The Knoxville, Tennessee-based 3PL, which is among the fastest growing in the industry, provides safe, reliable, advanced logistics services for companies throughout North America. Axle Logistics’ freight brokerage and transportation management operations support shipper needs for truckload, less-than truckload (LTL) and intermodal as well as integrated warehousing and distribution services. The 3PL recently expanded its engagement with Trucker Tools, deploying its Smart Capacity predictive freight-matching software. The added services build upon its current use of Trucker Tools load tracking, which has helped Axle increase tracking compliance among truckload carriers from below 30 percent to 80 percent.


PITT OHIO, which prides itself on having one of the best safety ratings in the logistics industry, is the recipient of numerous safety awards, including the American Trucking Association’s President Trophy. The family owned company offers services including small package, truckload and LTL, which is the company’s legacy service. PITT OHIO works with their customers to create custom solutions to their logistics challenges, providing quality service every step of the way.


Founded in 1999, CaseStack offers collaborative supply chain management services for CPG’s retailer logistics programs and cloud-based supply management products. CaseStack’s platform works to combine LTL deliveries to reduce shipping costs and improve delivery performance, while their cloud-based program allows CPG companies to manage their accounts, improve forecasting and sourcing, and much more.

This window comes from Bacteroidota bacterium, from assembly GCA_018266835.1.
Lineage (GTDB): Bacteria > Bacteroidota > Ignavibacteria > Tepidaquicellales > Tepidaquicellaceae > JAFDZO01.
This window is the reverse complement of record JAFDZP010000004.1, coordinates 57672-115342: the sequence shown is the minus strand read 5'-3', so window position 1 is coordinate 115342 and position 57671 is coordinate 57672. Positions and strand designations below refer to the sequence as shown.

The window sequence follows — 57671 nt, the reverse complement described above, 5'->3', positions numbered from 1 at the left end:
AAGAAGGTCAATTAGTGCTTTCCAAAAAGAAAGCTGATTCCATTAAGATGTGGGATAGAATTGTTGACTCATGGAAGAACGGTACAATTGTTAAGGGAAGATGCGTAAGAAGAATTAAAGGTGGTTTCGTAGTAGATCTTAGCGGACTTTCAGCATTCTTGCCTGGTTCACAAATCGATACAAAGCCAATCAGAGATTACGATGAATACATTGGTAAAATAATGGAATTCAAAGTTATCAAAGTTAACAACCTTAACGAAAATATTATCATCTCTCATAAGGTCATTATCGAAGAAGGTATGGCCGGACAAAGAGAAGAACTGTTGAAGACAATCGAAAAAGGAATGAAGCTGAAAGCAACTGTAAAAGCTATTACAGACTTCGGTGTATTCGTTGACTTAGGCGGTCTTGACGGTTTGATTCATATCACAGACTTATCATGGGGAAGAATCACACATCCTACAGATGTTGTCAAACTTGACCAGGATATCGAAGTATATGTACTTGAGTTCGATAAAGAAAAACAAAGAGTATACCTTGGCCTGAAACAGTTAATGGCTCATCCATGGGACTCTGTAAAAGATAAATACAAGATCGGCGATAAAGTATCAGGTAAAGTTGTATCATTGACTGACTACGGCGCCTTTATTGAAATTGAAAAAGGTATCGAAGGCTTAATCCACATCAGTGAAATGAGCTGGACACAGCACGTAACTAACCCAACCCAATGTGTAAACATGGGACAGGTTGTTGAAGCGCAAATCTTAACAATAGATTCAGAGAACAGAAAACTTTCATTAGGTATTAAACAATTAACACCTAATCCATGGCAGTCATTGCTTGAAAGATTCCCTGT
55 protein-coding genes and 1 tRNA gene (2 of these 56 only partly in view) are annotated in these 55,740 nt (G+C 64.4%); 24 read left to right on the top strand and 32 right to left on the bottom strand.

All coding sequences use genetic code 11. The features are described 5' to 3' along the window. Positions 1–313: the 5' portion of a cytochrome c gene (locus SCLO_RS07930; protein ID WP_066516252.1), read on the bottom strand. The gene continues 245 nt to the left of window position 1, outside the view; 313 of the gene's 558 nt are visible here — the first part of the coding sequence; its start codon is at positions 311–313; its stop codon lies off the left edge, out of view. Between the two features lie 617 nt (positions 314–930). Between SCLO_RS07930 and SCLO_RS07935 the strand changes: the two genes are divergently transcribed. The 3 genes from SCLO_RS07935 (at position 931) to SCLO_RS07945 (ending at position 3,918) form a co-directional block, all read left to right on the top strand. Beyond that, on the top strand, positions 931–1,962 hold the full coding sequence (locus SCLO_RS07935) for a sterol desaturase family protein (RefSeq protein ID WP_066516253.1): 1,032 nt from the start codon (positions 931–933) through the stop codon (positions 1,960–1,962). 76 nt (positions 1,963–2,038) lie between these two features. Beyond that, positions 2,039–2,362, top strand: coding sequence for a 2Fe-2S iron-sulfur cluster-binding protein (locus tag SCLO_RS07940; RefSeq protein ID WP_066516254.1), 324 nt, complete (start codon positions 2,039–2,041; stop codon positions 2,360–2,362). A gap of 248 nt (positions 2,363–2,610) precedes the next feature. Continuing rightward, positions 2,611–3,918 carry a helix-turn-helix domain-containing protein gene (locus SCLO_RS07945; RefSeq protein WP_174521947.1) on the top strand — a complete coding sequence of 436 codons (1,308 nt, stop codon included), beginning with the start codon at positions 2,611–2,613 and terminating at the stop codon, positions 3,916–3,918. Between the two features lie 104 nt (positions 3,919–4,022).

Founded in 1932 by John Ruan, what started as a gravel hauling company in Des Moines, Iowa, now boasts more than 300 operations nationwide, with 6,000 team members and 10,000 trailers. Placing a high precedent on safety, Ruan was the first transportation company in the U.S. to develop a safety program, and it is their commitment to safety, performance, customer satisfaction, people, improvement and teamwork that drives the company to this day.

Echo Global Logistics

Echo Global Logistics was founded in 2005 with the goal of simplifying transportation management. Its user-friendly, proprietary technology enables vendors, partners and clients to operate more nimbly, adapting to changes with real-time visibility. The company’s expansive coverage allows your merchandise to get to its final destination when it’s needed—no matter the means.

Kane Is Able

Kane Is Able works with consumer goods manufacturers who sell through ecommerce, retailers and grocers to improve supply chain efficiency. The company’s employees work as an extension of your business, helping to ensure that you get the best service for your logistics dollar, round the clock. The company employs Lean and Kaizen methodologies to constantly improve performance, which translates to a better experience for their customers.

Hub Group

Founded by Joyce and Phil Yeager in a “one-room, windowless office,” Hub Group has grown from its modest beginnings to become an award-winning 3PL specializing in customizable multimodal solutions. Hub Group attributes its success to providing the services that its customers need at a fair price. They offer LTL, FTL, expedited, intermodal and international freight services with the goal of long-term growth.

WSI Logistics